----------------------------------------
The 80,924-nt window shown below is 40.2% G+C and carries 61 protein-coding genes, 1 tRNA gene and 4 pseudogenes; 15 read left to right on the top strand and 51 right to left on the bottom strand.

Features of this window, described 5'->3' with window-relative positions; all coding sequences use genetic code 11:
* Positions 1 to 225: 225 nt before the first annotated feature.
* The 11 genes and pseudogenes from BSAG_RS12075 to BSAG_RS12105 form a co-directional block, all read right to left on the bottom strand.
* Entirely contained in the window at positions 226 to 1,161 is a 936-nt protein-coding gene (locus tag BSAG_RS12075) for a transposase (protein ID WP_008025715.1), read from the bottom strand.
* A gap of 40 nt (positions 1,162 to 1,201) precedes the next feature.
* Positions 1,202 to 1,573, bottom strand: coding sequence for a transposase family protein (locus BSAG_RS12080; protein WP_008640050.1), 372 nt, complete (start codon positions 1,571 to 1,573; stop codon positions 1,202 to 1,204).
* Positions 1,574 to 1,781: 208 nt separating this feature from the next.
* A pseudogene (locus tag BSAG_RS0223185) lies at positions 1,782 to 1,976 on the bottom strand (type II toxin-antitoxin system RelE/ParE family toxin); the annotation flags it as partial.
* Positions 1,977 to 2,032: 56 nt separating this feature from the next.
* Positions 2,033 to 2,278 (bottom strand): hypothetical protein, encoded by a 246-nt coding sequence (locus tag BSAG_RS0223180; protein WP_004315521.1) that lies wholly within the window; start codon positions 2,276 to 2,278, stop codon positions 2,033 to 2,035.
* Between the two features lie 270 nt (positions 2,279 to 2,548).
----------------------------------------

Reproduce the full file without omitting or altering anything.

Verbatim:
The 80,924-nt window shown below is 40.2% G+C and carries 61 protein-coding genes, 1 tRNA gene and 4 pseudogenes; 15 read left to right on the top strand and 51 right to left on the bottom strand.

Features of this window, described 5'->3' with window-relative positions; all coding sequences use genetic code 11:
* Positions 1 to 225: 225 nt before the first annotated feature.
* The 11 genes and pseudogenes from BSAG_RS12075 to BSAG_RS12105 form a co-directional block, all read right to left on the bottom strand.
* Entirely contained in the window at positions 226 to 1,161 is a 936-nt protein-coding gene (locus tag BSAG_RS12075) for a transposase (protein ID WP_008025715.1), read from the bottom strand.
* A gap of 40 nt (positions 1,162 to 1,201) precedes the next feature.
* Positions 1,202 to 1,573, bottom strand: coding sequence for a transposase family protein (locus BSAG_RS12080; protein WP_008640050.1), 372 nt, complete (start codon positions 1,571 to 1,573; stop codon positions 1,202 to 1,204).
* Positions 1,574 to 1,781: 208 nt separating this feature from the next.
* A pseudogene (locus tag BSAG_RS0223185) lies at positions 1,782 to 1,976 on the bottom strand (type II toxin-antitoxin system RelE/ParE family toxin); the annotation flags it as partial.
* Positions 1,977 to 2,032: 56 nt separating this feature from the next.
* Positions 2,033 to 2,278 (bottom strand): hypothetical protein, encoded by a 246-nt coding sequence (locus tag BSAG_RS0223180; protein WP_004315521.1) that lies wholly within the window; start codon positions 2,276 to 2,278, stop codon positions 2,033 to 2,035.
* Between the two features lie 270 nt (positions 2,279 to 2,548).